January 12, 1950
ROMITO ET AL. APPEAL OF VENTURA
J. H. Brennan, Brennan & Brennan, Stewart E. Murphy, Pittsburgh, for appellant.
Frank J. Docktor, District Attorney, William C. Porter, First Assistant District Attorney, Washington, for appellee.
Before Rhodes, P. J., and Hirt, Dithrich, Ross, Arnold and Fine, JJ.
[ 166 Pa. Super. Page 159]
The first question involved in this appeal from the judgment of sentence of Arthur Ventura, following his conviction of the crime of burglary, is whether the court erred in admitting the testimony of John Romito, and accomplice, and in its charge in respect thereof.
The defendants were charged with having burglarized the Snee Dairy Company plant in Washington, Washington County, Pa., October 21, 1946. Romito entered a plea of guilty to the charge, and the case against Ventura is based almost entirely on the testimony of his accomplice. At the conclusion of the Commonwealth's case, defendant moved for a directed verdict and the motion was overruled. The defense then rested and the jury returned a verdict of guilty.
The chief burden of defendant's complaint on this appeal from the refusal of his motion for a new trial is that the relaxing in the more recent decisions of the Supreme Court and of this Court of the rule in Watson v. Commonwealth, 95 Pa. 418, in respect of the testimony of an accomplice, 'should be reviewed.'
In the most recent opinion on the question the Supreme Court, speaking through Mr. Chief Justice Maxey, in Commonwealth v. Bubna, 357 Pa. 51, 66, 67, 53 A.2d 104, 111, said:
'The third assignment of error relates to the charge of the court on the subject of the amount of credibility to be given to the testimony of an accomplice to the crime. The court said: 'When an accomplice or an accessory testified you should view that testimony with close scrutiny, especially with respect to any part where it is uncorroborated. * * * It is not necessary that you discard it. It is not proper that you should, but the
[ 166 Pa. Super. Page 160]
circumstances surrounding that testimony or of any testimony, for that matter, must be taken into consideration by you in arriving at the credibility that you are to give it and the reliance that you will place upon it.'
'While it is the better practice for a trial judge to explain to a jury why the testimony of an accomplice should be considered with 'close scrutiny', i. e., carefully and critically, it is reasonable to believe that the average juror possesses sufficient intelligence to understand without specific instructions why the testimony of an accomplice is to be viewed with some suspicion and why it is not to be accepted unless it carries with it a clear conviction of its truthfulness. It is a matter of general knowledge that partners in crime are likely when apprehended to cast the chief blame on each other. It is also equally well known that partners in crime sometimes do tell the truth as to the commission of the crime. The administration of justice in criminal cases would be seriously handicapped if there was any rule that the testimony of an accomplice could not be received, or that it alone would never be sufficient to justify a conviction.' See, also, Commonwealth v. Morrison, 157 Pa. Super. 366, 43 A.2d 400; Commonwealth v. Billingsley, 160 Pa. Super. 140, 50 A.2d 703.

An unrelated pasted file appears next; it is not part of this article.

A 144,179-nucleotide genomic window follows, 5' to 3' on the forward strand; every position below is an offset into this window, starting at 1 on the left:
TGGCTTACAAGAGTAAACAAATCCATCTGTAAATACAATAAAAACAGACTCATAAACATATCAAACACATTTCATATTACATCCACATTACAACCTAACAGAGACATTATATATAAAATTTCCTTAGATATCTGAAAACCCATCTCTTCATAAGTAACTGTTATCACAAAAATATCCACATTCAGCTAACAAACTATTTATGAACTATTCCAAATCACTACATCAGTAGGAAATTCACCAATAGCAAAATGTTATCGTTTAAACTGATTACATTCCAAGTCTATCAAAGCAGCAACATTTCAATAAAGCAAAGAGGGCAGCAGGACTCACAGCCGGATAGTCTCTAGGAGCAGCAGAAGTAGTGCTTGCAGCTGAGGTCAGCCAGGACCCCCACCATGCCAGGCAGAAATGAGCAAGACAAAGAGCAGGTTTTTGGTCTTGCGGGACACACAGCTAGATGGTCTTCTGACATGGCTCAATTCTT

In the instant case the trial judge said: 'By his testimony he [John Romito] admits that he took a part in the burglary of the Snee Dairy, and for that matter many others, and that he took away part, or at least received a part of the proceeds of that burglary. So that, while he testifies that Arthur Ventura was also engaged in the burglary, and they went there by agreement to do that, he, by his own admission, is an accomplice or committed a crime himself in the carrying out of this burglary and larceny. He thereby brings himself within the class of witnesses known as accomplices
[ 166 Pa. Super. Page 161]
whose testimony deserves and requires particular scrutiny because of the source or character of the witness giving this testimony. A jury may, if they believe his testimony, accept it as true and may base their verdict upon it, if they are satisfied beyond a reasonable doubt of the guilt of Arthur Ventura. However, before doing that, they should most carefully scrutinize all of his testimony, bearing in mind that he, by his own evidence, is an accomplice and a criminal and also had a criminal record and took part in this crime and performed certain acts in carrying it out.' While the court perhaps should have charged a little more fully on the subject, in response to the request of counsel, we do not deem the charge so inadequate as to amount to an abuse of discretion and thereby constitute reversible error. Commonwealth v. Elliott, 292 Pa. 16, 140 A. 537.
As to the second question involved, Romito testified on direct examination to only one visit to the scene of the burglary, to wit, the night or early morning of the commission of the crime. On cross-examination it developed that he had been taken back to the scene of the crime a few months prior to the trial of the case.
He was able to refresh his recollection by what he saw at that time. Counsel for Ventura then insisted on his right to cross-examine him in great detail as to the identity and features of the State Police and the Pittsburgh Police who were with him. We feel that the scope of the cross-examination was within the discretion of the trial judge and that counsel, having shown that Romito had revisited the scene of the crime, accomplished his purpose and was in position to argue to the jury that it was the subsequent visit that enabled him to testify so accurately as to the layout on the night of the burglary.
RENO, J., absent.
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